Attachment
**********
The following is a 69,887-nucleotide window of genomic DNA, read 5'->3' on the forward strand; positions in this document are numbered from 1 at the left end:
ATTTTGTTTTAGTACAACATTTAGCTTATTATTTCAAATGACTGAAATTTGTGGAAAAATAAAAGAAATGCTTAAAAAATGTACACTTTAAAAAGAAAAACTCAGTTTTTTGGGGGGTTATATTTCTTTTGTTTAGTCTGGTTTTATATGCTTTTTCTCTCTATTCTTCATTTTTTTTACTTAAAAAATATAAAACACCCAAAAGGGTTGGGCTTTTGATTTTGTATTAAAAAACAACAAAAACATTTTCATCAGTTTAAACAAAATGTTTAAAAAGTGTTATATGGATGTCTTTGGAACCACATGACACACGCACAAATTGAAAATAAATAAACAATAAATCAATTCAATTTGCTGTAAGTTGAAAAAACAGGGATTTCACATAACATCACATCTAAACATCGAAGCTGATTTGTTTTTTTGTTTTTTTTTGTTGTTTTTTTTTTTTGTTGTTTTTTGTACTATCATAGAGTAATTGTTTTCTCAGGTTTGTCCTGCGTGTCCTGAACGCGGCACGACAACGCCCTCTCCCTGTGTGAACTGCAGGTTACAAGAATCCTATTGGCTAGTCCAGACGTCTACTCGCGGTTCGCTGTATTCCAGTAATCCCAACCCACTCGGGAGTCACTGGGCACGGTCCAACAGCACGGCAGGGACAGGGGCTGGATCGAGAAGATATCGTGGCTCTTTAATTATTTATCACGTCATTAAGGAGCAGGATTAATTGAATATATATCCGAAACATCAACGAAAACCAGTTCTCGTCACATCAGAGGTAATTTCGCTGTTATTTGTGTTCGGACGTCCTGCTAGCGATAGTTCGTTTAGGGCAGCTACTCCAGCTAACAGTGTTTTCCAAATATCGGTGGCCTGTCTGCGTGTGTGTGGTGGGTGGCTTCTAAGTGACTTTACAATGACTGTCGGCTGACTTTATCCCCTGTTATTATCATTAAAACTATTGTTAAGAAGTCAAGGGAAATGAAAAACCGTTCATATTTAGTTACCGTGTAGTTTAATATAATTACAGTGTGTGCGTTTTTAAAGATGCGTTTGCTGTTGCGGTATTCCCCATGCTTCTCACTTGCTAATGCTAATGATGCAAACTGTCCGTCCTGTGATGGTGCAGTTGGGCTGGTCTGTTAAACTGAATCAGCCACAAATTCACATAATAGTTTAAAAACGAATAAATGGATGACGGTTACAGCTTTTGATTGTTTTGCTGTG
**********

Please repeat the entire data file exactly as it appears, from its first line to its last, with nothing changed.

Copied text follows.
The following is a 69,887-nucleotide window of genomic DNA, read 5'->3' on the forward strand; positions in this document are numbered from 1 at the left end:
ATTTTGTTTTAGTACAACATTTAGCTTATTATTTCAAATGACTGAAATTTGTGGAAAAATAAAAGAAATGCTTAAAAAATGTACACTTTAAAAAGAAAAACTCAGTTTTTTGGGGGGTTATATTTCTTTTGTTTAGTCTGGTTTTATATGCTTTTTCTCTCTATTCTTCATTTTTTTTACTTAAAAAATATAAAACACCCAAAAGGGTTGGGCTTTTGATTTTGTATTAAAAAACAACAAAAACATTTTCATCAGTTTAAACAAAATGTTTAAAAAGTGTTATATGGATGTCTTTGGAACCACATGACACACGCACAAATTGAAAATAAATAAACAATAAATCAATTCAATTTGCTGTAAGTTGAAAAAACAGGGATTTCACATAACATCACATCTAAACATCGAAGCTGATTTGTTTTTTTGTTTTTTTTTGTTGTTTTTTTTTTTTGTTGTTTTTTGTACTATCATAGAGTAATTGTTTTCTCAGGTTTGTCCTGCGTGTCCTGAACGCGGCACGACAACGCCCTCTCCCTGTGTGAACTGCAGGTTACAAGAATCCTATTGGCTAGTCCAGACGTCTACTCGCGGTTCGCTGTATTCCAGTAATCCCAACCCACTCGGGAGTCACTGGGCACGGTCCAACAGCACGGCAGGGACAGGGGCTGGATCGAGAAGATATCGTGGCTCTTTAATTATTTATCACGTCATTAAGGAGCAGGATTAATTGAATATATATCCGAAACATCAACGAAAACCAGTTCTCGTCACATCAGAGGTAATTTCGCTGTTATTTGTGTTCGGACGTCCTGCTAGCGATAGTTCGTTTAGGGCAGCTACTCCAGCTAACAGTGTTTTCCAAATATCGGTGGCCTGTCTGCGTGTGTGTGGTGGGTGGCTTCTAAGTGACTTTACAATGACTGTCGGCTGACTTTATCCCCTGTTATTATCATTAAAACTATTGTTAAGAAGTCAAGGGAAATGAAAAACCGTTCATATTTAGTTACCGTGTAGTTTAATATAATTACAGTGTGTGCGTTTTTAAAGATGCGTTTGCTGTTGCGGTATTCCCCATGCTTCTCACTTGCTAATGCTAATGATGCAAACTGTCCGTCCTGTGATGGTGCAGTTGGGCTGGTCTGTTAAACTGAATCAGCCACAAATTCACATAATAGTTTAAAAACGAATAAATGGATGACGGTTACAGCTTTTGATTGTTTTGCTGTG